Business-to-business payments platform Nium announced Monday that it has raised more than $200 million in Series D funding and has seen its valuation rise to more than $1 billion.
The company, which is now headquartered in Singapore but is moving to the Gulf region, described the investment as “the first B2B payments from Southeast Asia.”
Leading the round was Riverwood Capital, Temasek, Visa, Vertex Ventures, Atenum Capital, Beacon Venture Capital and Rocket Capital Investments, along with a group of angel investors such as Gokul Rajaram of DoorDash, Vicky Bindra of FIS and Arjun Sethi of Tribe Capital. Including unused funding, Nium has raised $300 million to date, Prajit Nano, co-founder and CEO, told TechCrunch.
The B2B payments sector is already hot, but it’s not penetrated, according to some experts. To donate an idea of how hot the business is, Nano said, NEOM was seeking $150 million for its fourth round, received $300 million in commitments from enthusiastic investors and settled on $200 million.
“This is our fourth or fifth fundraiser, but we’ve never had that considerate of interest prior – we even got our term papers in five days,” he added. “I think that interest is because we have succeeded in creating a highly regulated global platform, which gives us access to a lot of networks. This is an environment where payment is visible, and our core is promoting frictionless commerce and enabling anyone to use our platform.”
Nium’s unused round adds fuel to a fire in which a number of companies are all striving for the $120 trillion-a-year global B2B payments market: Last week, Paystand raised $50 million in Series C funding to make B2B payments cashless, while Dwolla raised 21 $1 million for an API that allows businesses to build and facilitate rapid payments. In March, Higo brought in $3.3 million to do the alike in Latin America, while Balance developed a B2B payments platform that allows merchants to offer a variety of payment methods. He raised $5.5 million in February.
Nium’s approach is to provide access to the global payment infrastructure, including card issuance, debit and credit, and banking as a service through a single API. Nano said the company’s network enables customers to send money to more than 100 countries, pay in more than 60 currencies, accept money in seven currencies and issue cards in more than 40 countries. The company also prides itself on transferring funds, issuing cards and banking licenses in 11 jurisdictions.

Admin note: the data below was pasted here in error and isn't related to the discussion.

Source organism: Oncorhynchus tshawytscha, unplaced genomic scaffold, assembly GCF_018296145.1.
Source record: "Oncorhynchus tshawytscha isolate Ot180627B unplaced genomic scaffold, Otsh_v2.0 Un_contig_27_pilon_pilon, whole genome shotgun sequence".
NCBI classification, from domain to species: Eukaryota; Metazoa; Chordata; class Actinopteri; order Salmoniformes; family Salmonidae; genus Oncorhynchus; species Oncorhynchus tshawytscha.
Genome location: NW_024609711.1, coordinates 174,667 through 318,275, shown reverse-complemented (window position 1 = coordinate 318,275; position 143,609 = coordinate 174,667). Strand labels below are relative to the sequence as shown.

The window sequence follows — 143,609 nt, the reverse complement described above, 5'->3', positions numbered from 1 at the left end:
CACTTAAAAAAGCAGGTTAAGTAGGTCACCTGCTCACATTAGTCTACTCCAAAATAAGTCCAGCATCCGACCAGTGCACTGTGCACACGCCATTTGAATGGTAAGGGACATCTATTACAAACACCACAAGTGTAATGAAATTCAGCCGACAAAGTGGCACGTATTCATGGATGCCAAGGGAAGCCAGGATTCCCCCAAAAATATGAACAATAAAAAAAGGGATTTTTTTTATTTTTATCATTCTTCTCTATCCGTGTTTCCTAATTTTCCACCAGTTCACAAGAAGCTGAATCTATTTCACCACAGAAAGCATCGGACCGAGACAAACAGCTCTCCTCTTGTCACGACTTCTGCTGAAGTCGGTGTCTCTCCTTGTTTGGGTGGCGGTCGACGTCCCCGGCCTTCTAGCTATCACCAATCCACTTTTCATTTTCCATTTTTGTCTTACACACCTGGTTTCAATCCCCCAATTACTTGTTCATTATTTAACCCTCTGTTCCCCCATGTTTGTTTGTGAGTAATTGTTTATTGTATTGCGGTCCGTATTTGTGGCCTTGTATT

Francisco Alvarez Demaldi, co-founder and managing partner at Riverwood, said in an email that combining software — as well as regulatory licenses — and running a fintech infrastructure platform on behalf of unused banks and businesses is a hyper-growth global trend.
She followed Riverwood Nium for many years, and it was her vision for the coming that got the company interested in being a part of this tour. Alvarez Demaldi said, “NEOM has an amazing combination of significant market opportunity, a talented founder and team, and we believe the company is poised for global growth based on core secular technology trends such as increased real-time payment capabilities and the spread of cross-border commerce.
“As a centralized payment infrastructure in a single API, Nium is a catalyst that unlocks cross-border payments, local accounts and card issuance through a network of local market licenses, partners, and banking relationships to facilitate the movement of funds around the world,” he added. “Businesses of all kinds are embedding financial services as part of their consumer experience, and Nium is a key global enabler of this trend.”
Nano said the unused funding will enable the company to relocate to the United States, which accounts for 3% of Neom’s revenue. He wants to increase that to 20% over the next 18 months, as well as expand into Latin America. The investment also gives the company a 12 to 18-month runway for further M&A activities. In June, Nium acquired virtual card issuer Ixaris, and in July it acquired Wirecard Forex India to offer in the Indian market. He also plans to expand the company’s payments network infrastructure, invest in product development, and add 700 people to Nium.
Nium already counts hundreds of institutional companies as customers and plans to engage thousands more in the next year. The company processes $8 billion in payments annually and has issued more than 30 million virtual cards since 2015. Meanwhile, revenue has grown more than 280% year-over-year.
All of this growth puts the company on the path to an initial public offering, Nano said. He’s already spoken to the people who will officially aid the company begin this journey in the first quarter of 2022.
“Unlike other companies that hoist money for unused products, we aim to expand on existing collections of what we do,” Nano said. “The US is a unused market, but we have a pleasing brand and we will use the unused round to provide a better customer experience.”